We made a very short run of 33 1/3 t-shirts for the Book Expo earlier this year and when David put something up on the blog for the 20-odd leftovers, they were spoken for in a matter of minutes. Now those of you who didn't get in on that batch can have a shot at designing your own.

Threadless is having a t-shirt design contest that kicked off August 15 and runs through September 15. The lucky winner of the contest will get the following (drumroll, please):
  • Numark TTUSB Turntable with USB Audio Interface
  • Sony high power capacity DJ-style headphones
  • RCA Vinyl Record Care System
  • The full set of amazing 33 1/3 books (45 in all!)
  • $500 Threadless Gift Certificate (can be redeemed for $200 cash)
  • $2,000 in cash
Not bad at all... For more info about the contest, head over to the 33 1/3 Loves Threadless page, or click on the picture above. Good luck! We're looking forward to seeing what you can come up with.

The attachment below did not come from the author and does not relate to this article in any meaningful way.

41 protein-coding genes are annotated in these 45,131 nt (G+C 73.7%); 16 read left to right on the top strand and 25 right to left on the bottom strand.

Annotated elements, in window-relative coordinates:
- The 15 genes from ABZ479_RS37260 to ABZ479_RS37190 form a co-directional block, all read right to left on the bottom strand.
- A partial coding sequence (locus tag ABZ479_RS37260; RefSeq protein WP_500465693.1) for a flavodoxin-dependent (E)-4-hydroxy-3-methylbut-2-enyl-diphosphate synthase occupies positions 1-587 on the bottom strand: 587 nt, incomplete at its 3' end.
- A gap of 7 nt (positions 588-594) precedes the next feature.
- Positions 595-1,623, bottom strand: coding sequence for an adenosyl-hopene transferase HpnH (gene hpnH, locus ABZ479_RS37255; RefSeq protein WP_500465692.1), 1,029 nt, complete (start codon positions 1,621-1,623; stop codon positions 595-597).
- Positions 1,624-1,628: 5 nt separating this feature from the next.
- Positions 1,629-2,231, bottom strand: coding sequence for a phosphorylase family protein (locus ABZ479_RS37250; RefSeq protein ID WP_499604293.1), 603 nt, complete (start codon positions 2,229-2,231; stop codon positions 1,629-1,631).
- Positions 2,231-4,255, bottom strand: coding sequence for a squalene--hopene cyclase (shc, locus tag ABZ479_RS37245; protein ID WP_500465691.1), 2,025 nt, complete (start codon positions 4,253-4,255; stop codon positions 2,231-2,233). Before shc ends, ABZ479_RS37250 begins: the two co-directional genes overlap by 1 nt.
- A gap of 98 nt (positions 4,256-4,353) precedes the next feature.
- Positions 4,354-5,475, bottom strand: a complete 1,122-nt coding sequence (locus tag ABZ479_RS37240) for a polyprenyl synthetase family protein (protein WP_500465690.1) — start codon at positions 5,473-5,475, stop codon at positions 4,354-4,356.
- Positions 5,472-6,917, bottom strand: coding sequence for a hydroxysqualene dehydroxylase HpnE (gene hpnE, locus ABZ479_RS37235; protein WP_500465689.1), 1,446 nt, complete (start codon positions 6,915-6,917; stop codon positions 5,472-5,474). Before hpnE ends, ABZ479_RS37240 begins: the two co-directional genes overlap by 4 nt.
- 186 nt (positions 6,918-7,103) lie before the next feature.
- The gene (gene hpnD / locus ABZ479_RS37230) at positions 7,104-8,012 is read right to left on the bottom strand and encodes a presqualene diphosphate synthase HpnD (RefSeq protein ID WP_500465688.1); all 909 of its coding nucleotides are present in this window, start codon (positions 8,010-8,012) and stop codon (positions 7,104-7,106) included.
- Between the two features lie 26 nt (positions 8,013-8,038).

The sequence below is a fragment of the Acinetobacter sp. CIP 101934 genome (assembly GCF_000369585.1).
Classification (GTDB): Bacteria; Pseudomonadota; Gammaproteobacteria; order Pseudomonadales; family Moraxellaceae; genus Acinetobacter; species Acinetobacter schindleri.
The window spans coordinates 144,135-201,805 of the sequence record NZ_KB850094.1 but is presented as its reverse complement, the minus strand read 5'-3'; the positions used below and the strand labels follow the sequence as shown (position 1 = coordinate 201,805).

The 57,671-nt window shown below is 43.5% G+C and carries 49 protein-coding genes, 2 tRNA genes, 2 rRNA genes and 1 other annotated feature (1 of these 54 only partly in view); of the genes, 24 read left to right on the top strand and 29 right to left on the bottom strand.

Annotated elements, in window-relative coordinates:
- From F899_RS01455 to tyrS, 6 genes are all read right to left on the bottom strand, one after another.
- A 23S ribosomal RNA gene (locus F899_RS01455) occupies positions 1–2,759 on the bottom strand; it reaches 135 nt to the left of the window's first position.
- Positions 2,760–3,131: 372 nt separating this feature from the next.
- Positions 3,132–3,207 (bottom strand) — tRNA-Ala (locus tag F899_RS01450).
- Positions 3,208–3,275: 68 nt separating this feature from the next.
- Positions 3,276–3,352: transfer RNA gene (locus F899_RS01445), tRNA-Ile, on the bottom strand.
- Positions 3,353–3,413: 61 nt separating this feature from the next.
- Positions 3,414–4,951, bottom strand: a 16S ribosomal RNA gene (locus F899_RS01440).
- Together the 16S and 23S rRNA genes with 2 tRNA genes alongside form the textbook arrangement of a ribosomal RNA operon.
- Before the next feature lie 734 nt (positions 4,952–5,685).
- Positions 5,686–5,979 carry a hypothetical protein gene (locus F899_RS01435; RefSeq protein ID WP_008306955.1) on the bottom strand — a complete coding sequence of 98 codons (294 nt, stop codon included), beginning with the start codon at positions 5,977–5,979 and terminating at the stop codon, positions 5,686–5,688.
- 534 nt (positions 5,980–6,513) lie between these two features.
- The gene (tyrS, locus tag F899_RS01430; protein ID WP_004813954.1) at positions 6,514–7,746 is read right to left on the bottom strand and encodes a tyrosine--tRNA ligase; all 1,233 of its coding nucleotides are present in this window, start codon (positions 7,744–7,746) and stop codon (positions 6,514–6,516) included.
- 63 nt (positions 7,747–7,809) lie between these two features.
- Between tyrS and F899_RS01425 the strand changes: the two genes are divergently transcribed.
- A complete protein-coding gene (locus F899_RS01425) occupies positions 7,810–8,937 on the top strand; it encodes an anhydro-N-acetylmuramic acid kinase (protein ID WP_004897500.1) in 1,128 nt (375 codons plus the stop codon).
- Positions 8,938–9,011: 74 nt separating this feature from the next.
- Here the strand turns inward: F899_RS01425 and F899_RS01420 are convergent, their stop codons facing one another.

Wednesday, August 15, 2007

Hugo Wilcken's New Novel

Hugo Wilcken, author of the David Bowie book in our series, has just had his second novel published in the UK, by HarperCollins.

You can buy a copy from Amazon.co.uk here - I'll be buying my copy when I'm over in the UK next week.

American rights to the novel are still available, so if you work for a fiction publisher and you're interested, drop me an email and I'll put you in touch with Hugo.

And here's a synopsis of the book:

The year is 1928. Sabir – petty criminal, drifter, war veteran – is on a prison ship, bound for a notorious penal settlement in the French tropics. On his arrival, he is sent out to a work camp deep in the South American rain forest. There, he wins the confidence of the camp's idealistic commandant, who sets him the task of carving a landscaped garden out of the surrounding wilderness. At the same time, Sabir plans his getaway with a band of like-minded convicts, through the jungle and across the ocean on a stolen boat. His only hope, he realises, is to become someone else entirely. To escape into a different dream…